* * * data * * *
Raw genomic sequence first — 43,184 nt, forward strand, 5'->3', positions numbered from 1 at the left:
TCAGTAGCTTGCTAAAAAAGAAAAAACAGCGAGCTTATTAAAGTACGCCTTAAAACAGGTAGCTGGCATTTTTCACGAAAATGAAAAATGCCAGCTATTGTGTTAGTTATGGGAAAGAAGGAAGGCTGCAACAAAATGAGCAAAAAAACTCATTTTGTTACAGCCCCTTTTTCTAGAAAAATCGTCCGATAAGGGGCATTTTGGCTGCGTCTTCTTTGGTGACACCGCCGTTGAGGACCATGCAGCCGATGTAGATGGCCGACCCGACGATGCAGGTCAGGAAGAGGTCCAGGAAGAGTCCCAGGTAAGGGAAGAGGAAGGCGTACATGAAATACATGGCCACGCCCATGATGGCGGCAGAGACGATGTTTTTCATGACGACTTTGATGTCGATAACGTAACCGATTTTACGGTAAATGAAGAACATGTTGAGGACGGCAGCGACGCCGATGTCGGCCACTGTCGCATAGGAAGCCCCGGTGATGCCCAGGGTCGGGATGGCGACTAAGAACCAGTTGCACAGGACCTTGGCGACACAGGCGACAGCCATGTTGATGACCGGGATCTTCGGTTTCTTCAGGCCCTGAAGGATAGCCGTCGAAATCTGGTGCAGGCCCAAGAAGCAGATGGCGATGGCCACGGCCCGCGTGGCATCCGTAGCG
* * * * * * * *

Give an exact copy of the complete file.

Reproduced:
Raw genomic sequence first — 43,184 nt, forward strand, 5'->3', positions numbered from 1 at the left:
TCAGTAGCTTGCTAAAAAAGAAAAAACAGCGAGCTTATTAAAGTACGCCTTAAAACAGGTAGCTGGCATTTTTCACGAAAATGAAAAATGCCAGCTATTGTGTTAGTTATGGGAAAGAAGGAAGGCTGCAACAAAATGAGCAAAAAAACTCATTTTGTTACAGCCCCTTTTTCTAGAAAAATCGTCCGATAAGGGGCATTTTGGCTGCGTCTTCTTTGGTGACACCGCCGTTGAGGACCATGCAGCCGATGTAGATGGCCGACCCGACGATGCAGGTCAGGAAGAGGTCCAGGAAGAGTCCCAGGTAAGGGAAGAGGAAGGCGTACATGAAATACATGGCCACGCCCATGATGGCGGCAGAGACGATGTTTTTCATGACGACTTTGATGTCGATAACGTAACCGATTTTACGGTAAATGAAGAACATGTTGAGGACGGCAGCGACGCCGATGTCGGCCACTGTCGCATAGGAAGCCCCGGTGATGCCCAGGGTCGGGATGGCGACTAAGAACCAGTTGCACAGGACCTTGGCGACACAGGCGACAGCCATGTTGATGACCGGGATCTTCGGTTTCTTCAGGCCCTGAAGGATAGCCGTCGAAATCTGGTGCAGGCCCAAGAAGCAGATGGCGATGGCCACGGCCCGCGTGGCATCCGTAGCG